My current role is of Senior Project Manager, my roles involve customer liaison, producing detail drawings, arrangement drawing, bills of materials, and all aspects of project handling from order received to order shipped (and beyond).

 

What has been the most challenging engineering project you have worked on in your career?
I have done many many projects of varying degrees of complexity. Handling a waste system for flu vaccines (the first of its type in the world), food projects, Pharmaceutical projects etc etc. Most projects present their own individual challenges.

 

What are the most satisfying parts of your current job role?
Seeing the job from start to finish. Being logically and sequentially minded it’s always a satisfying achievement to move from step 1 to step 100 and completion. This is something that eventually encompasses your whole lifestyle and can be adapted whether your painting the garden fence or handling a million pound project.

 

Would you do anything differently if you had the chance to change one thing in your career?
No

 

Do you have any patents? If so, tell me more about them? If not, is it something you are interested in pursuing?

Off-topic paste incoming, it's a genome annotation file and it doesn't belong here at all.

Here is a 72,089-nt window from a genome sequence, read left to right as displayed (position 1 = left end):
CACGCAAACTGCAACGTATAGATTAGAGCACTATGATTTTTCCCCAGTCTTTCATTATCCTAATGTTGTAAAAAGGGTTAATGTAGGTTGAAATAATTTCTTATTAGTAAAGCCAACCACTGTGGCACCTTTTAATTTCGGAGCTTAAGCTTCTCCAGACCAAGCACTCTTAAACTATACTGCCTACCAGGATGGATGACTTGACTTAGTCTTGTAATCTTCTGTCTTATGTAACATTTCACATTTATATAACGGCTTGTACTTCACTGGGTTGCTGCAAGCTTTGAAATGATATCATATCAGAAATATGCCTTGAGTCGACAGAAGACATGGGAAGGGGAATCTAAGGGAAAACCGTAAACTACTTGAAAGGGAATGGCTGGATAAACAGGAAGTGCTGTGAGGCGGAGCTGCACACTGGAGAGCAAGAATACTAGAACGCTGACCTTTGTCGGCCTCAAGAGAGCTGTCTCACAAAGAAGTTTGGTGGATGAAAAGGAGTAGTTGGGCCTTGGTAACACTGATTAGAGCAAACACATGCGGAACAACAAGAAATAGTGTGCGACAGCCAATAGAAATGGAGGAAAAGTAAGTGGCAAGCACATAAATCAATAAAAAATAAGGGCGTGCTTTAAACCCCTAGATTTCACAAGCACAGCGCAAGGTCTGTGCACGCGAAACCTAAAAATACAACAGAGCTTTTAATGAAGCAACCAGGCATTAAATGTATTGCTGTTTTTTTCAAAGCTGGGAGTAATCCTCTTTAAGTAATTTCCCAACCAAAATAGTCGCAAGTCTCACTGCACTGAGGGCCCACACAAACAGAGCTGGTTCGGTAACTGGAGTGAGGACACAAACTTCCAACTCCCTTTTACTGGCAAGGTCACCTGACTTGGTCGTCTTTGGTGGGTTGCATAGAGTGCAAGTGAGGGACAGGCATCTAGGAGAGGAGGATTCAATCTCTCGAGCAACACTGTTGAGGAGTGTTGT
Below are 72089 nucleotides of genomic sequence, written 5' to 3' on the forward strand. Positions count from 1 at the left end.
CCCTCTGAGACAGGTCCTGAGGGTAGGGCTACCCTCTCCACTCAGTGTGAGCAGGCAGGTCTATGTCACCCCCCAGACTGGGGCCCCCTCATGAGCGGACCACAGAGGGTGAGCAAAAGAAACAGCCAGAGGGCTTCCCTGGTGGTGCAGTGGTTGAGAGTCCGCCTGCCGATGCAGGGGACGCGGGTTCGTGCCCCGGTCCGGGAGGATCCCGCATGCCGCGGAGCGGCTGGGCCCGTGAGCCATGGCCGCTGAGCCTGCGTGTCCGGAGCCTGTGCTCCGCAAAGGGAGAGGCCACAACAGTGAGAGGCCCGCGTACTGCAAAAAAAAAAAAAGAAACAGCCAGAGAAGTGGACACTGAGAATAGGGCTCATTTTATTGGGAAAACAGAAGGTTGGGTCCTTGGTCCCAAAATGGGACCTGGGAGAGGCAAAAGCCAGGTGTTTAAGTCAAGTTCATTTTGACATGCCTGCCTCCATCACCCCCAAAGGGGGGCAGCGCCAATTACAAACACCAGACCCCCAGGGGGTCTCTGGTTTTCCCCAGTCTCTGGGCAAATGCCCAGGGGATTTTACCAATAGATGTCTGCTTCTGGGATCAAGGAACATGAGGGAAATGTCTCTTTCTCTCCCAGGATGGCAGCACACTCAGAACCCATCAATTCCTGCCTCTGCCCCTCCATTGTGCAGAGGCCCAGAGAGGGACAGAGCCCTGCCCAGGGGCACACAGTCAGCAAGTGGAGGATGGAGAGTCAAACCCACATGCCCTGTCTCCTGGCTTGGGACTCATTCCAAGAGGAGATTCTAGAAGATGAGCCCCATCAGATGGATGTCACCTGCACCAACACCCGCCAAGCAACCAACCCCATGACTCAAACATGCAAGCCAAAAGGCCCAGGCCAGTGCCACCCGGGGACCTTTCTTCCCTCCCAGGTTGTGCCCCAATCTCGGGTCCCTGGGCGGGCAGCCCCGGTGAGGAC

No

 

What do you see happening in your industry in the next 5 years?
Combustible dust is something that rears its ugly head when factories have dust explosions. Dust explosions  are thankfully rare, but small initial dust explosions often lead to secondary explosions. These secondary dust explosions are ones that end up destroying complete factories and cause fatalities. Combustible dust legislation is moving forward in the right direction, yet many facilities are still unaware of the potential dangers. Camfil APC ltd are at the forefront of the combustible dust legislation and pride themselves in process qualification and evaluation. Pushing this evaluation deeper into industry is something that Camfil APC Ltd spearhead and will be a driving force in the industry in the next 5 years.

 

Would you use the Internet to try and get in touch with other industry experts?
Camfil are experts in the field of air pollution control, and combustible dust, and are approachable via the internet. Camfil project team often consult industry experts over the internet to bolster knowledge in other areas.

 

How do you keep up-to-date with the latest technologies in your sector?
Magazines, Case Studies, Seminar and exhibitions etc

 

Finally, how do you take your mind off work when you’re at home? Hobbies/ Interests?
I have restored many American Muscle Cars and in 2007 started a race car project. This race car is also American Muscle Car and took 5000 hours to complete (and is fully safety certified to an SFI accreditation). This car is raced at Santa Pod Raceway in Northampton, it is 8130cc, 850hp, is fuelled by methanol, and completes the quarter mile in 8.6 seconds at over 150mph in a class called Super Pro ET. That’s 60 mph in less than 3 seconds, much faster than a Formula One car or Bugatti Veyron!

 

Have any questions for Andrew regarding his career? Leave them in the comments section below and we'll get in touch with Andrew to ensure that they are all answered. 

For more engineering interviews, click here